Released in 1994, Bhairava Dweepam is a lavish lolly coloured Telugu folk tale. Writer/director Singeetham Srinivasa Rao picked up a couple of awards and the film was both a commercial and critical success. Although I found it quite entertaining, there are a few things I couldn’t help but compare unfavourably with other similar films.
The story is easy to follow, which was handy as I haven’t been able to find subtitles. Vasundhara (K.R Vijaya) had a baby, probably out of wedlock but certainly not to the liking of the royal family. When she takes her son to the prince, the father in question, she is turfed out into the stormy night. She has an accident in her small unstable boat and mother and child are separated. Vasundhara is taken in by a kindly hermit who also creates a magical (poorly trimmed fabric) flower that will thrive as long as her son is also alive.
The boy is adopted by a village leader and grows up to be Vijay (Balakrishna). The people rejoiced – except that baby in yellow. Vijay and his sidekick or adopted brother, (Mohan Babu), are out and about doing what boys in folktales do when they spy Padma (Roja). Vijay is instantly smitten and sets about finding his way into the palace to spend more time with her. Unbeknownst to Padma, an evil magician also has his sights set on her. Padma is rendered seriously ill by a spell and Vijay searches for a cure. Along the way he meets his mother but they don’t yet realise their connection. She gives him a protective amulet which comes in very handy. He discovers the nefarious plot and after much travail, confronts Bhairava to set things to rights.
The story is very similar to the gorgeous 1951 film, Patala Bhairavi. And that is where the comparisons start. Where Patala Bhairavi was stunning and NTR was effortlessly charismatic, Bhairava Dweepam is a bit less magical and Balakrishna is more workmanlike in constructing his performance. The special effects in 1994 have not moved on all that much from 1951. I did wonder what my 1994 self would have thought, but in 1994 I had already seen films like Ridley Scott’s Legend (1985). While there were some things about Legend I don’t care for (Tom Cruise for starters), it did look like a magical fairytale and the unicorns are beautiful. Compare and contrast these approaches to prosthetic horse makeup.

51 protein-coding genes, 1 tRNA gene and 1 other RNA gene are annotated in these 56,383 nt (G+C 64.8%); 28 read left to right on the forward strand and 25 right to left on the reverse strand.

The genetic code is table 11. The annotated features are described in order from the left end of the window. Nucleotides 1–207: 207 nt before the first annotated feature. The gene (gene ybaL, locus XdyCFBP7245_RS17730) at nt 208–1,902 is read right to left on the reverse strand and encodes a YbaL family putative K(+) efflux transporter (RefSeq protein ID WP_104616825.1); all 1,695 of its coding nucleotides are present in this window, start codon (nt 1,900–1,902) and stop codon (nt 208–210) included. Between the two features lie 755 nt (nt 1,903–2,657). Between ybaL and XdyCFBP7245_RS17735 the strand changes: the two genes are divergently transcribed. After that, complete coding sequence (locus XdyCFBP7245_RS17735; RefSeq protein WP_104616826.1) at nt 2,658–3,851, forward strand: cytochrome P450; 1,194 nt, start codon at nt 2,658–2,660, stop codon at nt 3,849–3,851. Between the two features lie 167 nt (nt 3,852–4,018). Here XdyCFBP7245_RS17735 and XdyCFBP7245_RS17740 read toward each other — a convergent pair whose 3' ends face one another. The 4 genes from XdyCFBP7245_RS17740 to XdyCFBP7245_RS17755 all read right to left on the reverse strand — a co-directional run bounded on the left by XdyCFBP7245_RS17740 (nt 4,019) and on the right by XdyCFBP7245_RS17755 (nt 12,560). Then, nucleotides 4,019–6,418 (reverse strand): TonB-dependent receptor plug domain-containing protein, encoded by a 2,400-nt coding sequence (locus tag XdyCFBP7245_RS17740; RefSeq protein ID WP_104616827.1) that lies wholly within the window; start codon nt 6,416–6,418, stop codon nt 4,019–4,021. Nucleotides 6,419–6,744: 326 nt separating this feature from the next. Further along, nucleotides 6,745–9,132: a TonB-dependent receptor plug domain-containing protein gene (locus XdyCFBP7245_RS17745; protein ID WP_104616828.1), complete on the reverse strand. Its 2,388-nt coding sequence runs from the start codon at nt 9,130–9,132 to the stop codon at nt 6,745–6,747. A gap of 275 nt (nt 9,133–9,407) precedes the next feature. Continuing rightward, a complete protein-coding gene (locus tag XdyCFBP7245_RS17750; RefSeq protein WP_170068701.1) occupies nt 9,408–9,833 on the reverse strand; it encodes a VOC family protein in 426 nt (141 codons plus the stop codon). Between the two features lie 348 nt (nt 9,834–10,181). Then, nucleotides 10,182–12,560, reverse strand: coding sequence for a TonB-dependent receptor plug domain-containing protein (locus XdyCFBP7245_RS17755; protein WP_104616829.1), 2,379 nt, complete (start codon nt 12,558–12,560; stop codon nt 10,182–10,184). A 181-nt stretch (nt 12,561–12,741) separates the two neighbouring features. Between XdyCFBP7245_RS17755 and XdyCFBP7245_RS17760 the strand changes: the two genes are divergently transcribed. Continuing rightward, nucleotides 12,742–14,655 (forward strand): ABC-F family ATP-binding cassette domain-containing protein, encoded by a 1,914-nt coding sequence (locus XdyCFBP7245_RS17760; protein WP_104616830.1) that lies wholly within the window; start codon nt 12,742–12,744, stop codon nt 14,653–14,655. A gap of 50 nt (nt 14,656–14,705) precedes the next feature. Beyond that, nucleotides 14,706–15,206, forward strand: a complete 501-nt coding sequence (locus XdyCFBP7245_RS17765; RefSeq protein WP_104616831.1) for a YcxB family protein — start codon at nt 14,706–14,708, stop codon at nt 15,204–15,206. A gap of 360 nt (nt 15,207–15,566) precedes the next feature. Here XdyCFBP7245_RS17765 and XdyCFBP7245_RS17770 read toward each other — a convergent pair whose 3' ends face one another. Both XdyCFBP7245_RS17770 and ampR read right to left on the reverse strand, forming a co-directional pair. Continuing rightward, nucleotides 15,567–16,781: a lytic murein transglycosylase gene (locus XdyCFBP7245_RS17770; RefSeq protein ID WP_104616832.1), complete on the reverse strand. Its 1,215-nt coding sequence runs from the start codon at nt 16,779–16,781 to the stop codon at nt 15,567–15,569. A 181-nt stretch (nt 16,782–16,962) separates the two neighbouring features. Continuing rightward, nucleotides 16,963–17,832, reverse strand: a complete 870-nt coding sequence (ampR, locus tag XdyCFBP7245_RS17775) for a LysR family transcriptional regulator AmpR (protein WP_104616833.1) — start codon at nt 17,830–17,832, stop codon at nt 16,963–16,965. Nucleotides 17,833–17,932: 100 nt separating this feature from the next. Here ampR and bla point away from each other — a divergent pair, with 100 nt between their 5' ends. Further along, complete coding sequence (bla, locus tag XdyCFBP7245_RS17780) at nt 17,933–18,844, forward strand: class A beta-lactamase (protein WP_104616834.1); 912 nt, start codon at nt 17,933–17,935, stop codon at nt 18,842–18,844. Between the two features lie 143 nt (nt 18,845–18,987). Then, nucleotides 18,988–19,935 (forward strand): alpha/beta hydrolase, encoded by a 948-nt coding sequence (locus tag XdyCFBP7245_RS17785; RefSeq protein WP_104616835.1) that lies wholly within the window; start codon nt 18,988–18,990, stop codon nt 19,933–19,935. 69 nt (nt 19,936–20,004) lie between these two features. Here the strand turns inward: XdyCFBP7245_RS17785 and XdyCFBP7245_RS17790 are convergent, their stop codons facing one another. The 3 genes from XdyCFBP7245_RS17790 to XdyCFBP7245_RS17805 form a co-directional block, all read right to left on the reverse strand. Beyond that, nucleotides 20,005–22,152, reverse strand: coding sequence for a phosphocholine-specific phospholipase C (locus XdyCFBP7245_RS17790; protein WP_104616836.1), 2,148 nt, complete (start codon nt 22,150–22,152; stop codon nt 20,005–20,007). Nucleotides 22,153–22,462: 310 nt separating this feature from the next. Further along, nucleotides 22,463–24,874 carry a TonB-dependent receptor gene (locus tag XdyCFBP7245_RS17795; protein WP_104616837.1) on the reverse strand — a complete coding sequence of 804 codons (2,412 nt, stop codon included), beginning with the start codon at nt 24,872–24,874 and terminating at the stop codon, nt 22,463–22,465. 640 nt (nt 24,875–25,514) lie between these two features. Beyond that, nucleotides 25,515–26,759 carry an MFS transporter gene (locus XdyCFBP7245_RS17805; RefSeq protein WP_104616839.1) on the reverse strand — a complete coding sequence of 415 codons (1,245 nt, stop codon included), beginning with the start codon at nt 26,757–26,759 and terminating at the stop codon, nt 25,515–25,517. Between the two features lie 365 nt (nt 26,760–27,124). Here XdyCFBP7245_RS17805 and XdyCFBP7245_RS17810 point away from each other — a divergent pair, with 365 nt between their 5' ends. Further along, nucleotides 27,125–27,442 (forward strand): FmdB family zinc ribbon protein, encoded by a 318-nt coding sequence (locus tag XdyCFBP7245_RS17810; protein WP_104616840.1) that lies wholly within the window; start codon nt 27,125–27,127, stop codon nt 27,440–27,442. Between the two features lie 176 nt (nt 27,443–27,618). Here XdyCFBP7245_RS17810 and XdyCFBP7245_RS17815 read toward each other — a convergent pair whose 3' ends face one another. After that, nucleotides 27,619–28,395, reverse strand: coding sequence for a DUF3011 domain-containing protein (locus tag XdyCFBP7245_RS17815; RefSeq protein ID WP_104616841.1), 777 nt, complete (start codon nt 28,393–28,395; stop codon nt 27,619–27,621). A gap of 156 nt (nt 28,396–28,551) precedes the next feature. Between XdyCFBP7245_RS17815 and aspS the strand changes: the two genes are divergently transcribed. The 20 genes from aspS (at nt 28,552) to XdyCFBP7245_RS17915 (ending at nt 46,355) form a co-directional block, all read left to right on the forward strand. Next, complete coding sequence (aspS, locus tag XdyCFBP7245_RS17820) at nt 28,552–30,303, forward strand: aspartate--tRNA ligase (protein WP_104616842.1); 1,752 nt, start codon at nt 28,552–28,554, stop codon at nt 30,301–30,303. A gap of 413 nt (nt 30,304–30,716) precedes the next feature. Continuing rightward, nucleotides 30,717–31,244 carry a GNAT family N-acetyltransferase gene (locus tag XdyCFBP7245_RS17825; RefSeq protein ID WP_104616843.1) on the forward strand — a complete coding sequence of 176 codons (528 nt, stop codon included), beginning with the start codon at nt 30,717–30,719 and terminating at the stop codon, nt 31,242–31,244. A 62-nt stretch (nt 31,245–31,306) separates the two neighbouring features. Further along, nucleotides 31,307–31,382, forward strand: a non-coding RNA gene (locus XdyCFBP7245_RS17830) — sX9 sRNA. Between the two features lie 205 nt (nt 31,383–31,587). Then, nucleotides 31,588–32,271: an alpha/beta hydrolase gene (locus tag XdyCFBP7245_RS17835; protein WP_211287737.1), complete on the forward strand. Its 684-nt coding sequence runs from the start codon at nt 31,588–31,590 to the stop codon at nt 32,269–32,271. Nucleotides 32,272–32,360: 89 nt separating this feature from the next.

While I appreciate the spirit of making do, even if it does result in a grumpy looking horse with feathers stuck on, I was left a little underwhelmed. It was a mixed bag and often more amusing than enchanting.
There are other sequences involving a two headed rubber chicken dragon attacking the flying bed used to whisk Padma to the villain’s cave, some tiny miniature people who help Vijay obtain a magical necklace, a mirror monster in a peekaboo green rubber suit and so much more. It is kind of great but not really good. Ajooba-esque, perhaps. And there are some horse stunts that look horrible. One scene involved Vijay using a stick to trip horses, and not all of them looked like they were going to get up. I deducted Hero points from Vijay on seeing that tactic.